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  • 1.
    Colins, Olivier F.
    et al.
    Department of Child and Adolescent Psychiatry, Curium-Leiden University, Leiden, Netherlands; Center for Criminological and Psychosocial Research, Örebro University, Örebro, Sweden.
    Fanti, Kostas A.
    Department of Psychology, University of Cyprus, Nicosia, Cyprus.
    Salekin, Randall T.
    Department of Psychology and Disruptive Behavior Clinic, University of Alabama, Tuscaloosa, United States.
    Andershed, Henrik
    Örebro University, School of Law, Psychology and Social Work.
    Psychopathic Personality in the General Population: Differences and Similarities Across Gender2017In: Journal of Personality Disorders, ISSN 0885-579X, E-ISSN 1943-2763, Vol. 31, no 1, p. 49-74Article in journal (Refereed)
    Abstract [en]

    This study aimed to identify distinct subgroups of adults in a general population sample (N = 2,500; 52.6% females) based on their scores on three psychopathy dimensions. Using latent profile analysis, five groups were identified among males and females separately, including a psychopathic personality group. Multivariate analyses of variance showed that this latter group had higher levels of aggression, offending, substance use, attention-deficit/hyperactivity symptoms, internalizing problems, and maltreatment than most of the other groups. Associated features of males and females with a psychopathic personality were very similar; however, salient gender differences did emerge. Specifically, females with a psychopathic personality were more frequently exposed to sexual abuse, expressed more emotional difficulties, and engaged in higher levels of relational aggression. In conclusion, person-oriented analyses identified adults with a personality that looks like psychopathy, and furthered our understanding of gender similarities and differences in these adults.

  • 2.
    Drislane, Laura E.
    et al.
    Florida State Univ, Tallahassee, USA.
    Brislin, Sarah J.
    Florida State Univ, Tallahassee, USA.
    Kendler, Kenneth S.
    Virginia Commonwealth Univ, Richmond, USA.
    Andershed, Henrik
    Örebro University, School of Law, Psychology and Social Work.
    Larsson, Henrik
    Karolinska Institutet, Stockholm, Sweden.
    Patrick, Christopher J.
    Florida State Univ, Tallahassee, USA.
    A triarchic model analysis of the youth psychopathic traits inventory2015In: Journal of Personality Disorders, ISSN 0885-579X, E-ISSN 1943-2763, Vol. 29, no 1, p. 15-41Article in journal (Refereed)
    Abstract [en]

    The Triarchic model of psychopathy characterizes this complex condition in terms of distinct phenotypic constructs of boldness, meanness, and disinhibition. The current study evaluated the coverage of these constructs provided by a well-established inventory for assessing psychopathy in adolescents, the Youth Psychopathic Traits Inventory (YPI). A consensus rating approach was used to identify YPI items relevant to each Triarchic model construct, and convergent and discriminant validity of the resulting YPI-Triarchic scales were examined in relation to criterion measures consisting of scores on other psychopathy measures and relevant personality trait variables (N = 618, M age = 18.8). The YPI-Triarchic scales showed good internal consistency and exhibited properties largely consistent with predictions based on the Triarchic model, aside from somewhat greater than expected covariance between boldness and other facet scales. Findings are discussed in terms of their implications for interpreting scores on the YPI and for investigating distinctive components of psychopathy in youth.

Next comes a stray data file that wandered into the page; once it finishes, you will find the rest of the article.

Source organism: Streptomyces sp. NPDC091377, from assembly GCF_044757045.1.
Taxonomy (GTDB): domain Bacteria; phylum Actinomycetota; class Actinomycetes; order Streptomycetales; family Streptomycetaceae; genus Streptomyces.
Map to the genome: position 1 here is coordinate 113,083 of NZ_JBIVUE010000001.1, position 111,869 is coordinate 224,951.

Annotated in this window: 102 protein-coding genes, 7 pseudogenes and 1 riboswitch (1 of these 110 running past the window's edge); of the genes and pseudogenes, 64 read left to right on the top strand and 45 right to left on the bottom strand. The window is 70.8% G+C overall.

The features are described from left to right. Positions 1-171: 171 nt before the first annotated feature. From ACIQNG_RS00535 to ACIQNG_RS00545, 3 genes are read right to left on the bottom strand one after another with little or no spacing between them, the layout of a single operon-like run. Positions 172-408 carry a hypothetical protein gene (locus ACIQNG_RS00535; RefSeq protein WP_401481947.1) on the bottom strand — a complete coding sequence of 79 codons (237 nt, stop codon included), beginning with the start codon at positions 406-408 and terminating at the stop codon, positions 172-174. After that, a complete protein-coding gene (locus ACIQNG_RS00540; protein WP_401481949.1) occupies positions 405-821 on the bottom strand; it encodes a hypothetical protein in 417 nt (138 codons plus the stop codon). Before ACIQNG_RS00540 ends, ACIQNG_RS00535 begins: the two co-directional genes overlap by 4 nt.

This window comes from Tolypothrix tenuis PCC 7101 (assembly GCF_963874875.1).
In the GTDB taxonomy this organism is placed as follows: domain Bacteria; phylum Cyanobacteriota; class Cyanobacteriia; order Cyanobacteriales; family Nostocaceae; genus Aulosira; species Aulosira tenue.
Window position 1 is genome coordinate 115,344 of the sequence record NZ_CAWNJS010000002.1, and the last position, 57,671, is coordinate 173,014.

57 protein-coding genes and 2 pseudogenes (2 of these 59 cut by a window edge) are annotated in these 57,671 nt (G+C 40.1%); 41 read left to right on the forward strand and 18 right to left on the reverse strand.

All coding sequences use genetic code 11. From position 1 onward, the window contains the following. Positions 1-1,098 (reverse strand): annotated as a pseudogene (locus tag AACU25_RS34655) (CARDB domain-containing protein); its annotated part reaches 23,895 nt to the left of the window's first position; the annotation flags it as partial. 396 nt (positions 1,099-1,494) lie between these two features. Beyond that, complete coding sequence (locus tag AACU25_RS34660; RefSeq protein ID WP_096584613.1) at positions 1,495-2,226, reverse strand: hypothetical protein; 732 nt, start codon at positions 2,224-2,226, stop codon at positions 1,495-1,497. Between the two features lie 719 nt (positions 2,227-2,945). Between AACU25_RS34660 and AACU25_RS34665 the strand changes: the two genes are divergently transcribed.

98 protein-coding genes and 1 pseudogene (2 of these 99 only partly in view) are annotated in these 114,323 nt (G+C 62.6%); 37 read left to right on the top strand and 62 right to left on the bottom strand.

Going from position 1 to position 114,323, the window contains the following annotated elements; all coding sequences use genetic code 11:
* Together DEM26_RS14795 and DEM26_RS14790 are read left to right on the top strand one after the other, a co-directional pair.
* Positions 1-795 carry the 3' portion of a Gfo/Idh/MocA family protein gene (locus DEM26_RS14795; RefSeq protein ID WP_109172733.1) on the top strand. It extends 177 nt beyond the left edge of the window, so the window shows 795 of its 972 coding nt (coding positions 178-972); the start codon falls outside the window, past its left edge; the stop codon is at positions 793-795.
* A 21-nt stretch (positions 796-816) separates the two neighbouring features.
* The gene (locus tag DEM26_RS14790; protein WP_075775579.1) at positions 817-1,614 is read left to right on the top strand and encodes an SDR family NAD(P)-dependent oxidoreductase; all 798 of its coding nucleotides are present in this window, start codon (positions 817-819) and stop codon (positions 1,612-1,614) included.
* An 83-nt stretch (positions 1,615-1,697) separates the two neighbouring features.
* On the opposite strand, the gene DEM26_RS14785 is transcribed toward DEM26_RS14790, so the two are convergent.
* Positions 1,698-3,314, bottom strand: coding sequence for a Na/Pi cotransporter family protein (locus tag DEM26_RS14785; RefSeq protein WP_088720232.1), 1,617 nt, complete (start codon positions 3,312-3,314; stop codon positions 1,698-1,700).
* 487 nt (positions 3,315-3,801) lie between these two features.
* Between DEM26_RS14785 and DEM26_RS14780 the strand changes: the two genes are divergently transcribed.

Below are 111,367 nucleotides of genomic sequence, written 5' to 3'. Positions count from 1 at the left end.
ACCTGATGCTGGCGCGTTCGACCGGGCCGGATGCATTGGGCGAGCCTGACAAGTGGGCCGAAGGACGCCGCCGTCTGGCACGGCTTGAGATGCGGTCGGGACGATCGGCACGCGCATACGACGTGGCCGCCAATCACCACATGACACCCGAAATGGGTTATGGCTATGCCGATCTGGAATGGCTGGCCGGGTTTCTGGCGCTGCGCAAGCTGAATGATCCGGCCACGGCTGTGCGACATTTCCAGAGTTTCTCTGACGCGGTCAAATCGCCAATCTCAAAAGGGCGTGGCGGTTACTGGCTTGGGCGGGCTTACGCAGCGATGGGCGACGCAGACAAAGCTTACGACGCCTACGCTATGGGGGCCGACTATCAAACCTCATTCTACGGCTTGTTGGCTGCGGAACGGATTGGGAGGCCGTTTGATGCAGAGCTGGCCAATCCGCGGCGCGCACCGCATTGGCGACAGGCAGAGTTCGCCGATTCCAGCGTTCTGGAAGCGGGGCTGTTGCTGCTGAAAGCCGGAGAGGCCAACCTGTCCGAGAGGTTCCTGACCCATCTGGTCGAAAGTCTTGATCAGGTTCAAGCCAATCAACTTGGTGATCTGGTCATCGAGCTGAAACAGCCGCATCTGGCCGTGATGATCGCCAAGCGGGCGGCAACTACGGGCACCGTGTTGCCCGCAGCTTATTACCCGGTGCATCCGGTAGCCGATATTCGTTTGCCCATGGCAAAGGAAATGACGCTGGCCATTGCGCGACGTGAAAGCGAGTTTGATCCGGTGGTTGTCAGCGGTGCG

• 3.
    Zwaanswijk, Wendy
    et al.
    Child and Education Studies, Faculty of Social and Behavioral Sciences, Leiden University, Leiden, the Netherlands.
    van Geel, Mitch
    Child and Education Studies, Faculty of Social and Behavioral Sciences, Leiden University, Leiden, the Netherlands.
    Andershed, Henrik
    Örebro University, School of Law, Psychology and Social Work.
    Fanti, Kostas A
    Department of Psychology, University of Cyprus, Nicosia, Cyprus.
    Vedder, Paul
    Child and Education Studies, Faculty of Social and Behavioral Sciences, Leiden University, Leiden, the Netherlands.
    Variants of Psychopathy and the Dependence on Gender, Age, and Ethnic Background2018In: Journal of Personality Disorders, ISSN 0885-579X, E-ISSN 1943-2763, Vol. 32, no 6, p. 721-737Article in journal (Refereed)
    Abstract [en]

    The current study examines variants of psychopathy in a community sample of Dutch adolescents (N = 2,855, 57% male) using three dimensions of psychopathy and trait anxiety. Five subgroups were identified, two with high levels of psychopathic traits. The first seemed consistent with primary psychopathy, high on all dimensions, with additional low levels of anxiety, whereas the second showed elevated levels of anxiety, consistent with secondary psychopathy. Two variants low on psychopathic traits were identified: a low-risk variant and an anxious variant. Further, a moderate-risk group was found, with slightly above average psychopathy traits and average levels of mental health problems. The secondary psychopathy and the anxious variant reported the most problem behaviors. Boys, younger adolescents, and non-Western immigrant youth were overrepresented in the secondary group. These findings show that in a community sample psychopathy is a heterogeneous phenomenon.

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